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Kaffir Lime Tree from Seedlings

Posted by gthumb21 5b (My Page) on
Wed, May 2, 12 at 9:40

Hello all! I am attempting to grow a Kaffir Lime Tree from seed. I am germinating 7 seeds right now wrapped in a wet, folded paper towel, enclosed in a ziplock bag. After 3 days, it appears that the roots are starting to pop out of most of the seeds. So it is time to drop these suckers into some soil pretty soon.
My question to you is: can I put them in a regular burpee self watering tray until they are ready for a larger container out in my greenhouse in a few months? The typical instructions I read on the Google machine says to sow them directly into a 4" pot. I don't have 4" pots, nor do I want to use these indoors b/c of space constraints.

Is there something about needing a deep container for the early stages of this lime tree that preclude me from using the normal seed starter trays?


Follow-Up Postings:

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RE: Kaffir Lime Tree from Seedlings

  • Posted by mksmth oklahoma 7a (My Page) on
    Wed, May 2, 12 at 12:07

If they have germinated you need to get them in soil now.

You just dont want to be messing with the roots very much and normal seed starting trays are fine except you will need to transplant them quickly. I have always direct sowed them into a good mix in something around the size of a 4" pot.

mike


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RE: Kaffir Lime Tree from Seedlings

Hi gthumb,

I try to germinate my seeds and didn't grow yet. I has been about 3 weeks now. I think I'm gonna try your method.

Thanks Savy4


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RE: Kaffir Lime Tree from Seedlings

Kaffir seeds and young seedlings need to be kept pretty warm to germinate and grow; it's easy for me here in the tropics in Guatemala; I just put the seeds in nursery soil in starter trays 2 inch diameter and about 4 inches deep, put them in the sun, water daily, and they sprout in about 2 weeks..

An interesting tidbit about the Kaffir lime, called Makrout in Afrika and some other areas...in my travels in the world to places where citrus have been totally devastated by HLB disease, only the Kaffir lime seems unaffected.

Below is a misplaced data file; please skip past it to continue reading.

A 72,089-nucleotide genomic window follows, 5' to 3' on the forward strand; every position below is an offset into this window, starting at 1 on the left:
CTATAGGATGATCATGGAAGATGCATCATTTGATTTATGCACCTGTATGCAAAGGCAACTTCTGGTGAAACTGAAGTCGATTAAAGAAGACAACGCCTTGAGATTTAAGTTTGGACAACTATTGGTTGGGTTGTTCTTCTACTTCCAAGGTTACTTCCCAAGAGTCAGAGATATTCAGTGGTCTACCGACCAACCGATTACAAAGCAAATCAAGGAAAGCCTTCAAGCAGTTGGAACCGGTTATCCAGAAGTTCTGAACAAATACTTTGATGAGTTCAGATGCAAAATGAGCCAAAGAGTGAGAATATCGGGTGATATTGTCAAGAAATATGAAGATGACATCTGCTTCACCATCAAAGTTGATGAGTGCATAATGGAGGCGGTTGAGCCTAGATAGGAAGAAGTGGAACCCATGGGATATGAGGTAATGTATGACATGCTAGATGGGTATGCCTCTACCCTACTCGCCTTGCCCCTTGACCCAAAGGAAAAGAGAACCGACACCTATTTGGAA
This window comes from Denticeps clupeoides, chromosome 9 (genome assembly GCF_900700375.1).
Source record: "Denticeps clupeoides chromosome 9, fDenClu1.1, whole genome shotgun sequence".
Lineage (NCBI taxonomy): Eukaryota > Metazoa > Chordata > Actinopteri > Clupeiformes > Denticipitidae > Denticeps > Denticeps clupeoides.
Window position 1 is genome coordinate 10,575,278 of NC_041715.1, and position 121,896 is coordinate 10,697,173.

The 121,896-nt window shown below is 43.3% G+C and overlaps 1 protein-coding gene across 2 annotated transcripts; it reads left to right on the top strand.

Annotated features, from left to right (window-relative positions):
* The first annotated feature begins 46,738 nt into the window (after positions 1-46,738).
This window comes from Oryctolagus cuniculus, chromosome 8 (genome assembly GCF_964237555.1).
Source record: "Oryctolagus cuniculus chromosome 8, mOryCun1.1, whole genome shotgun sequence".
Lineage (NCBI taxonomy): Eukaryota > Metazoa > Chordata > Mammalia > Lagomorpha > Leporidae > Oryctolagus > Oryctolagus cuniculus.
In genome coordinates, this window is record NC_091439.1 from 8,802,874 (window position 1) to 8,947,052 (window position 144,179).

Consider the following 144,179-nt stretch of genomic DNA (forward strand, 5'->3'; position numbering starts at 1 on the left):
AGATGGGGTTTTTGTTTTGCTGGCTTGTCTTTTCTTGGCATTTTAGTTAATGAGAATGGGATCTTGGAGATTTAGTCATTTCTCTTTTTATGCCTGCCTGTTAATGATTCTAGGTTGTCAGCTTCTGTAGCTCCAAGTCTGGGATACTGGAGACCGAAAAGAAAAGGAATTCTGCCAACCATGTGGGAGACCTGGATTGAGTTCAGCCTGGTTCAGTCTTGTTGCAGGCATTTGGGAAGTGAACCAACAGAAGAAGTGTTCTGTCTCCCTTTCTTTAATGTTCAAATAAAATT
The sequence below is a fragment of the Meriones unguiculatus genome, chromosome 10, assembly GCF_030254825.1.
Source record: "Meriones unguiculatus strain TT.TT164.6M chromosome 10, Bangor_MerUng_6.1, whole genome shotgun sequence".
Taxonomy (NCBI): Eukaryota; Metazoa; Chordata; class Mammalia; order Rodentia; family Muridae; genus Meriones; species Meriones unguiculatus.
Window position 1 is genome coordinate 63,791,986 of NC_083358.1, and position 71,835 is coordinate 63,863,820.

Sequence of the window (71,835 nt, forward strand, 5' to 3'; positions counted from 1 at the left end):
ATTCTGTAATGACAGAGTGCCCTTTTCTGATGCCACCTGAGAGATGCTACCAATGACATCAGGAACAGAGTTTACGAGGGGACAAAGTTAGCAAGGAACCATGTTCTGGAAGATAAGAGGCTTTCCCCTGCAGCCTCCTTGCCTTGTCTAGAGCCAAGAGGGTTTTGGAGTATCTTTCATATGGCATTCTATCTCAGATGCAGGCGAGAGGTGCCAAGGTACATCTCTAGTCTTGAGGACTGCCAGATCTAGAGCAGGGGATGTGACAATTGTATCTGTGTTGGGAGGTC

The experts don't recognize that any citrus is resistant to HLB; but seeing is believing. My experience leads me to believe that maybe the variety is not resistant if infected but it could be that the ACP (Asian Citrus Psyllid) vector just doesn't like the taste of the Kaffir.


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RE: Kaffir Lime Tree from Seedlings

Hi,
I have a question regarding my kaffir lime seedlings. I have the little kaffir lime about 2 inches already and it is in a 4 inch pot. How do I make them grow faster? Because I want these things to take off. I noticed all winter the plants grow so slow.

Thanks,
Savy


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RE: Kaffir Lime Tree from Seedlings

I got a small seedling a couple of months ago, and it's just now taking off. Give it some time, it's pretty small. It's probably growing roots, or will when the weather is warmer.


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RE: Kaffir Lime Tree from Seedlings

Just so you know, those of you trying to germinate Kaffir lime seeds, that the cultivar is monoembryonic (as are all Papedas). So, you're going to get a hybrid of the mother tree (the Kaffir) and whatever other citrus was near by. You will never get a 100% Kaffir lime tree from your seeds. Not that you're growing it for the fruit to eat, but, your hybrid may also not produce the same quality of leaves that the Kaffir is grown for. And John, yes, there are some citrus cultivars that are more resistant to HLB, but none are immune. All will eventually succumb, sadly. But, researchers are trying to discover why certain cultivars seem to be slower to display symptoms, especially when the tree is known to be infected. This may help research continue to find ways to successfully battle HLB.

Patty S.


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RE: Kaffir Lime Tree from Seedlings

Strange that most of the Kaffir limes in the world are grown from seed. As for the HLB infection, my friend Dr. Mamadou Setamou, perhaps the world's foremost authority on the ACP, says that the Kaffir lime is not usually infected simply because, due to the phenology of the plant, the ACP just doesn't like it. Forced infestation proves that the Kaffir lime is equally susceptible when it IS infected.


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